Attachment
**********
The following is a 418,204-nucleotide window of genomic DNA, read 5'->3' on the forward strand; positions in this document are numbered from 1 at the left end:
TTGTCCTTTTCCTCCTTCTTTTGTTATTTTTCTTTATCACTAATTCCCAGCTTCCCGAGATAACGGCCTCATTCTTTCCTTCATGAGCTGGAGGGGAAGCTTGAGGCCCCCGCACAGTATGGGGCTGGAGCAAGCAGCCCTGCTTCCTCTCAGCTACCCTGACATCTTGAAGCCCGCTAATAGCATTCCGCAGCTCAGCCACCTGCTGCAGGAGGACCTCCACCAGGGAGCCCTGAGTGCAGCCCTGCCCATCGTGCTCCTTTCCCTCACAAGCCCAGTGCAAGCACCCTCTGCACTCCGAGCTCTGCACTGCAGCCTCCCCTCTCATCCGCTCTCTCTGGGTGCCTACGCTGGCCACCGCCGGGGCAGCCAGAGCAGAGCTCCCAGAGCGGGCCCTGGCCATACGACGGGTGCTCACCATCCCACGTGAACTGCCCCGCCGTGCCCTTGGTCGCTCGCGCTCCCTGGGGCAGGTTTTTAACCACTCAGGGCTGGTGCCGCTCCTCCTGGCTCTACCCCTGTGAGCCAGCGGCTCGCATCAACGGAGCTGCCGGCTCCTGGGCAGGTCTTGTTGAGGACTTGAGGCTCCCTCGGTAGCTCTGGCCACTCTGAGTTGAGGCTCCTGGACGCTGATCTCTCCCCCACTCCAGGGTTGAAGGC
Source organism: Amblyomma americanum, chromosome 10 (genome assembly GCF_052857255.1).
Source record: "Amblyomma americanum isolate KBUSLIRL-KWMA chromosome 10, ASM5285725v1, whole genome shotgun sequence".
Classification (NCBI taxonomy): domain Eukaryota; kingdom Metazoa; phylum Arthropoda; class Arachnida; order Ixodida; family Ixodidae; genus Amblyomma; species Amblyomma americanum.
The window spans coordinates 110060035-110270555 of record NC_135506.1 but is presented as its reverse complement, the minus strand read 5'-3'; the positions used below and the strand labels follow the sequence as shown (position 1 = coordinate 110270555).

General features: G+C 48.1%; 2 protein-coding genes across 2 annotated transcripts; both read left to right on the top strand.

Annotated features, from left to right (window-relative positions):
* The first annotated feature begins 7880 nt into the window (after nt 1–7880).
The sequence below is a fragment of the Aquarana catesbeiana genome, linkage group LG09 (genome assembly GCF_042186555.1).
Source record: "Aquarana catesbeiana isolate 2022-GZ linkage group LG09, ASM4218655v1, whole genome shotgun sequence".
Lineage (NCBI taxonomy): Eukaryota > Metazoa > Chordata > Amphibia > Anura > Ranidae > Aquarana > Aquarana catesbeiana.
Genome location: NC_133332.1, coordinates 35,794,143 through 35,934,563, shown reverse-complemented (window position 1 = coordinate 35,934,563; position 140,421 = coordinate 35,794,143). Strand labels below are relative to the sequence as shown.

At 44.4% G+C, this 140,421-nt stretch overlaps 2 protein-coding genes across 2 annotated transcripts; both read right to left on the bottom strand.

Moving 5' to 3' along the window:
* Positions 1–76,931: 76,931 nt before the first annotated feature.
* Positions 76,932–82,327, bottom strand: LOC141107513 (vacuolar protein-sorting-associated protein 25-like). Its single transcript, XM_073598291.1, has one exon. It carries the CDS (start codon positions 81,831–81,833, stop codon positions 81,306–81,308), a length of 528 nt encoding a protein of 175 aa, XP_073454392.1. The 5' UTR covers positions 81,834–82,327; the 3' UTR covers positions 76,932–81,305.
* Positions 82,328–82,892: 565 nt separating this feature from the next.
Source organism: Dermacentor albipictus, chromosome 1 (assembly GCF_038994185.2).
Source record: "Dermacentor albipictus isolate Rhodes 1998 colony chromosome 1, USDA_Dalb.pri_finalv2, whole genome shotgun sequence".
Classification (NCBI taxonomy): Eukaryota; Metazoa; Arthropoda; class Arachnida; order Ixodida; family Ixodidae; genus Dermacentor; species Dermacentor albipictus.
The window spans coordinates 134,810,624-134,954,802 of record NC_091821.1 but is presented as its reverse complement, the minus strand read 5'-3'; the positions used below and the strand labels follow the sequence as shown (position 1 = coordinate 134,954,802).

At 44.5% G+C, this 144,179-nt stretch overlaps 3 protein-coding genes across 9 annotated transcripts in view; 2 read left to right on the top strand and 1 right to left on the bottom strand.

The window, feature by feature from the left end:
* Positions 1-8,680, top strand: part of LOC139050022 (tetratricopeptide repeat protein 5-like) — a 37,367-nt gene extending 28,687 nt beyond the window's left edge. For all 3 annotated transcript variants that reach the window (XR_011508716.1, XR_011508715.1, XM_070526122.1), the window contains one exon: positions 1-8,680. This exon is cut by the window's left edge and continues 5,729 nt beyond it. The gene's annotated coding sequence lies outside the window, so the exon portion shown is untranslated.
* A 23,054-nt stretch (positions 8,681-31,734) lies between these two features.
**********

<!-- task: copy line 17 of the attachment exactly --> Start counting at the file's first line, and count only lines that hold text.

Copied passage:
* Positions 76,932–82,327, bottom strand: LOC141107513 (vacuolar protein-sorting-associated protein 25-like). Its single transcript, XM_073598291.1, has one exon. It carries the CDS (start codon positions 81,831–81,833, stop codon positions 81,306–81,308), a length of 528 nt encoding a protein of 175 aa, XP_073454392.1. The 5' UTR covers positions 81,834–82,327; the 3' UTR covers positions 76,932–81,305.